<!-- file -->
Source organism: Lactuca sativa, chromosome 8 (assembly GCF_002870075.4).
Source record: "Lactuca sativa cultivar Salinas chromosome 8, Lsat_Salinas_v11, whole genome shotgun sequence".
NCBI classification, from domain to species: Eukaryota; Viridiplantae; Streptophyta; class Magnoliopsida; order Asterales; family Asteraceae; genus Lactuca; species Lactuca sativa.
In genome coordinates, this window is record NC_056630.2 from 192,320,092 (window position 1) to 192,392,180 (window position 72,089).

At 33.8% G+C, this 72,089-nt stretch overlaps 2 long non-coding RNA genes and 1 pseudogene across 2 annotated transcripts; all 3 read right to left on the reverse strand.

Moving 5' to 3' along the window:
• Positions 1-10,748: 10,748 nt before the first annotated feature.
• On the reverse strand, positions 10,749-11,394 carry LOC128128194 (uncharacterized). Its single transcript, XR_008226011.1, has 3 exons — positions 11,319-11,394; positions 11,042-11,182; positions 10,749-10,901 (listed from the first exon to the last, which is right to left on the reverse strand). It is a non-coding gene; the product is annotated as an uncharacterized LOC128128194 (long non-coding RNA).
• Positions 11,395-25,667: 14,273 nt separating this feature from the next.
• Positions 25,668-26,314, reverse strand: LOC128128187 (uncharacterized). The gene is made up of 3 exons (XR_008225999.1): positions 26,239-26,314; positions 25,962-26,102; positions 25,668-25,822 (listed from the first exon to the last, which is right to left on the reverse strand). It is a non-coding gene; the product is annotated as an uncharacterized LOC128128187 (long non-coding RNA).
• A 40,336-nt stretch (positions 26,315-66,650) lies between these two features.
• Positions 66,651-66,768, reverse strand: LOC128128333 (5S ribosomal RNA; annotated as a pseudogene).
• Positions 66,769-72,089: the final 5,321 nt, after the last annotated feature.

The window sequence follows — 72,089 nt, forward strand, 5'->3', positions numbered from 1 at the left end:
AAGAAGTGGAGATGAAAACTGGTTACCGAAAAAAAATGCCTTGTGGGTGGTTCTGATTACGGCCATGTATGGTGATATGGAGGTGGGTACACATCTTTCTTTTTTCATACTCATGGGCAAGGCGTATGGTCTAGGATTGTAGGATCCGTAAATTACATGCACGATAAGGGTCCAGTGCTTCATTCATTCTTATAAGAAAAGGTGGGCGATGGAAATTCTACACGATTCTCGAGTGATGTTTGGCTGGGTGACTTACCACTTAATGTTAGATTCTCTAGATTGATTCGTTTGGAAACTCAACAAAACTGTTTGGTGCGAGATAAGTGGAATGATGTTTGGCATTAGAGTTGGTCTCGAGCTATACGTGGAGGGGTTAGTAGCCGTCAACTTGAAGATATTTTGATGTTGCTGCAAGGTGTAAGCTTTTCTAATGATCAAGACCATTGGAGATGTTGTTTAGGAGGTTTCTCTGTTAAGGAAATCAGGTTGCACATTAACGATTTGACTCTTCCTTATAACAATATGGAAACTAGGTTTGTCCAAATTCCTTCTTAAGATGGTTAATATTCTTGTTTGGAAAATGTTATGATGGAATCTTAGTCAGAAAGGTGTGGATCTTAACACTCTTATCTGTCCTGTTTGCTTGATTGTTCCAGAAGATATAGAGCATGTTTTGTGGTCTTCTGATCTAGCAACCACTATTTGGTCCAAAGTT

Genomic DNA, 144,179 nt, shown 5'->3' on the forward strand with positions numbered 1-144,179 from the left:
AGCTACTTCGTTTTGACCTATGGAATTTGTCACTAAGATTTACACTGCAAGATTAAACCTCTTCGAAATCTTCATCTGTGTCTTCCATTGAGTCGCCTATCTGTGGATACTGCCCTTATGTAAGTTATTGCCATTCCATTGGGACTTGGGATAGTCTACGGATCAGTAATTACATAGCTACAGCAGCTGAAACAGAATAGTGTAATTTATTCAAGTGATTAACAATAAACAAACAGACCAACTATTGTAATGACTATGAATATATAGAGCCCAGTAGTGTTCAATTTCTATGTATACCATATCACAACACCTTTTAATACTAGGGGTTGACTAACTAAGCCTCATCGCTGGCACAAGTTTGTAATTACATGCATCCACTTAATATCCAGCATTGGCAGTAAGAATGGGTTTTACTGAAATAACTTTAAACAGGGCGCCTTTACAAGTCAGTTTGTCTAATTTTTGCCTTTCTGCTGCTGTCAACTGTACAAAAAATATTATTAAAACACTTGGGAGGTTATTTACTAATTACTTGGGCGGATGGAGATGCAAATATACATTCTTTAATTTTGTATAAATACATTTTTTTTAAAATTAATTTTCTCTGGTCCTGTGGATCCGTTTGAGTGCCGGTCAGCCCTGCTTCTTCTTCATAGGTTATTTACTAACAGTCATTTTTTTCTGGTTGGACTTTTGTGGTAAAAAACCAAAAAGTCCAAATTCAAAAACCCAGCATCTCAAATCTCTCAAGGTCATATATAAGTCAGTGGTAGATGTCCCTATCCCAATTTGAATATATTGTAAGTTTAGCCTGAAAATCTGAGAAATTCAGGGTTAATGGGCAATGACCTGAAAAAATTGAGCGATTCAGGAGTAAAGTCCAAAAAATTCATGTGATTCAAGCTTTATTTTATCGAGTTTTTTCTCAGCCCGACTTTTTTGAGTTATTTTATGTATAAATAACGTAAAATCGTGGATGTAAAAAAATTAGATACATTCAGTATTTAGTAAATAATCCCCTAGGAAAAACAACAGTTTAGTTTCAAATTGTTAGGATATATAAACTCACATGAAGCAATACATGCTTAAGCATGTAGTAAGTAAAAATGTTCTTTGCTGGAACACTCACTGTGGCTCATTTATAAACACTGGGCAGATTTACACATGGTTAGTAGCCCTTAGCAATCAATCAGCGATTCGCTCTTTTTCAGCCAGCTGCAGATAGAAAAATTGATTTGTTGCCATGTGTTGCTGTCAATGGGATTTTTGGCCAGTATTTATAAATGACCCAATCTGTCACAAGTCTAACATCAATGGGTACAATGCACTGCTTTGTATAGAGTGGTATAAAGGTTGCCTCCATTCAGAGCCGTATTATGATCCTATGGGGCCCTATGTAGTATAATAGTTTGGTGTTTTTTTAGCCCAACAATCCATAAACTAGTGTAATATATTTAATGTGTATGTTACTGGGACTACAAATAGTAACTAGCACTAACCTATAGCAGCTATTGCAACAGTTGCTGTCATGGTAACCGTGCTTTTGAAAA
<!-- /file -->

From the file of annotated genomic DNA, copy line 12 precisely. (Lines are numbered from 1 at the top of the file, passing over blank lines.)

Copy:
• Positions 66,651-66,768, reverse strand: LOC128128333 (5S ribosomal RNA; annotated as a pseudogene).